Restaurants not good at explaining risks of undercooked meat to customers

Majority of servers gave secret shopper customers unreliable information about food safety.

Front-line restaurant staff, such as servers, are often trusted with providing customers with food safety information on their meals. A challenge to the foodservice industry is that these positions have high turnover, relatively low wages and a focus primarily on providing patrons with a positive experience. New research shows that this poses a problem.

A recent study found that restaurants don't do an effective job of communicating with customers when it comes to addressing risks associated with eating undercooked meat -- specifically hamburgers. Inaccurate information provided by servers often contradicts science-based information customers need to make informed food safety decisions.

All 50 states in the U.S. have adopted some version of the Food & Drug Administration's Model Food Code, which requires restaurants to tell customers about risks associated with undercooked meat and poultry products.

"We wanted to know how well restaurant servers and menus communicated with customers about these risks, specifically in the context of beef hamburgers," said Ben Chapman, co-author of a study on the work and an associate professor at North Carolina State University whose research program is aimed at improving food safety.

The researchers focused on beef hamburgers because consuming undercooked ground beef has been linked to a lot of foodborne illness outbreaks, including outbreaks related primarily to Shiga toxin-producing Escherichia coli.

For this study, the researchers sent trained "secret shoppers" into 265 full-service, sit-down restaurants in seven different regions around the U.S. At each restaurant, the patrons ordered one well-done hamburger and one medium-rare hamburger to go. The shoppers then recorded how, if at all, the restaurant communicated about risk.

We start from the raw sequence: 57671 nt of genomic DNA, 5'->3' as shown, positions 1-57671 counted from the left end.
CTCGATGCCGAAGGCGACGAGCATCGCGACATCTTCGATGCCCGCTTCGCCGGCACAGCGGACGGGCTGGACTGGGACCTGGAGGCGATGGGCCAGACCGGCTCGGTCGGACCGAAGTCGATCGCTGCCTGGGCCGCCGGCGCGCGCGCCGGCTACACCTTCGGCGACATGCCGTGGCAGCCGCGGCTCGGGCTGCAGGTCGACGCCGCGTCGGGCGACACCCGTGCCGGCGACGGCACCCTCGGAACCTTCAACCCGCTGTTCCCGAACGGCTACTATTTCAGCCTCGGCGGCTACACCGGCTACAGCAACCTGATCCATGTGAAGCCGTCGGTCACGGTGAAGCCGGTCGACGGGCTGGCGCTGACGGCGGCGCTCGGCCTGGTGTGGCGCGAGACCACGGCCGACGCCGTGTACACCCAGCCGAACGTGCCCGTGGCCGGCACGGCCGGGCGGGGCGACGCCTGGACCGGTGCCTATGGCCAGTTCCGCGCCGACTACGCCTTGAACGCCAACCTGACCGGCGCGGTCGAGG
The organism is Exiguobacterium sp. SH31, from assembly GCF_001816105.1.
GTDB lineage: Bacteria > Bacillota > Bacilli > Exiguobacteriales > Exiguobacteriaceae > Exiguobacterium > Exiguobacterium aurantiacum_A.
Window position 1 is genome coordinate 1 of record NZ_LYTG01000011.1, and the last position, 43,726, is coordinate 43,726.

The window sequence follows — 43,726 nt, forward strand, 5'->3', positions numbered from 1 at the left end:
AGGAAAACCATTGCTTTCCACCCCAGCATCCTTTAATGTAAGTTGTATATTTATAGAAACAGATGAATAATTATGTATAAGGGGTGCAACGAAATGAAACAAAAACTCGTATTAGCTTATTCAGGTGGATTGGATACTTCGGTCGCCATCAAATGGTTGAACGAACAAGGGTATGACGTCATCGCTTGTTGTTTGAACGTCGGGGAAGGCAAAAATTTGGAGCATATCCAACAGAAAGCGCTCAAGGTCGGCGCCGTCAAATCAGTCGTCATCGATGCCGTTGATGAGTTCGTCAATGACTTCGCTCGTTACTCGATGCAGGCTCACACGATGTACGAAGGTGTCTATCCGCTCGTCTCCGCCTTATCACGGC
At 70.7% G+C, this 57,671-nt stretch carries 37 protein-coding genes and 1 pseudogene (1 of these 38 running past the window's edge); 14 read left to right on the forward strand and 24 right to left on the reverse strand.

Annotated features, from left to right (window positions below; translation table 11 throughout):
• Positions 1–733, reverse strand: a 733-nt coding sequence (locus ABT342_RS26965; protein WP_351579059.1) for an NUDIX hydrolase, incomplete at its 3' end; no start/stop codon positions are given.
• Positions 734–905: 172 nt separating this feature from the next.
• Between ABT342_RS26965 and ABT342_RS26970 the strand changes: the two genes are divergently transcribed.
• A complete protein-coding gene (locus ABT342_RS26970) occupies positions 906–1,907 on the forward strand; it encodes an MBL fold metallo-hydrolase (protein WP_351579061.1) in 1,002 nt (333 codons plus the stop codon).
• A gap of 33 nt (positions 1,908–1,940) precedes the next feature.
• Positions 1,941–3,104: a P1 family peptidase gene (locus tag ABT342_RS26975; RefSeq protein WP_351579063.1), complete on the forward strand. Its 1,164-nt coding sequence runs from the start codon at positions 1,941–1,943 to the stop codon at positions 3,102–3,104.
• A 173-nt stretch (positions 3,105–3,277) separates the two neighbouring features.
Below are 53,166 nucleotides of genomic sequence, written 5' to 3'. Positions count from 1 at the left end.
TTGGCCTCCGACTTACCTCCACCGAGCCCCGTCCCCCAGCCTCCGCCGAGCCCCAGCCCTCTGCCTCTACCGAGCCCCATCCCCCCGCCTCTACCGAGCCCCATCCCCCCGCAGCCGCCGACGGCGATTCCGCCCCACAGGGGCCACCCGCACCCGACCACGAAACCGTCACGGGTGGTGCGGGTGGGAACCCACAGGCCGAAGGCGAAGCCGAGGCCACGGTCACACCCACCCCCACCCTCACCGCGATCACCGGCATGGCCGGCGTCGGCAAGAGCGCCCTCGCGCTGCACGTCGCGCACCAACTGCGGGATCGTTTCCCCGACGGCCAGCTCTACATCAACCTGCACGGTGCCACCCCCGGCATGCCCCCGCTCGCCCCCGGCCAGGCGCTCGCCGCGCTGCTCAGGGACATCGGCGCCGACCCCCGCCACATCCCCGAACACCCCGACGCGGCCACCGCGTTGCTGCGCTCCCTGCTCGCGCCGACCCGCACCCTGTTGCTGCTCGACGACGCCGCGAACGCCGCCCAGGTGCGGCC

This study is the latest in a long line of real-world research that Chapman and his collaborators have conducted.

"We try to actually match what people do versus what they say they do, because people will say anything on a survey," Chapman said. "We've looked at cooking shows, observed hand washing and cross-contamination in commercial kitchens, examined hand hygiene during a norovirus outbreaks and others. What people actually do is the difference between an enjoyable meal and a foodborne illness.

"For example, did the server mention risks associated with undercooked meat when the shopper ordered? If not, the shopper would ask about the risk of getting sick, and then record whether the wait staff responded with clear, accurate information," Chapman added.

The shoppers also looked to see whether restaurants included clear, accurate risk information on their menus.

The study found that 25% of restaurants wouldn't even sell an undercooked hamburger to secret shoppers. However, at restaurants that would sell a medium-rare hamburger, the majority of servers -- 77% -- gave customers unreliable information about food safety.

"Servers said that meat was safe because it was cooked until 'until the juices ran clear,' which is totally unreliable," said Ellen Thomas, a food safety scientist at RTI International and lead author of the study who worked on the project while a Ph.D. student at North Carolina State. "Those 77% didn't mention things like cooking meat to the appropriate temperature -- either 155°F for 15 seconds or 160°F for instant kill.

"The indicator of safety most widely reported by servers was the color of the burger, and that's also not a reliable indicator at all," Thomas noted. "Time and temperature are all that matter. An undercooked, unsafe burger can be brown in the middle, and a safely cooked burger can still be red or pink in the center."

While almost all of the menus complied with FDA guidance, what servers told customers often contradicted the information on the menu.

"If a menu says something is risky but a server says that it isn't, that can downplay the risks for consumers and impact a customer's decisions," Chapman said. "It's confusing, leaving the patron to choose which message to believe."

The researchers also found that chain restaurants fared much better than independent restaurants at having servers offer reliable risk information.

"That's not surprising," Chapman said. "Large chains implement standardized training across all outlets for servers in order to protect their brand and reduce the likelihood of being implicated in a foodborne illness outbreak; that's bad for business.”

He said the study shows that servers aren't good risk communicators. "We encourage consumers to ask food safety questions, but they should probably ask a manager,” he added.

"It also tells us that we need to work on addressing the widespread -- and wrong -- belief that color is a reliable indicator of food safety in meat," Chapman noted. "Restaurants are in a position to help us share this information with consumers, but many servers are currently sharing incorrect information."

The paper, "Assessment of Risk Communication about Undercooked Hamburgers by Restaurant Servers," was published in the Journal of Food Protection.

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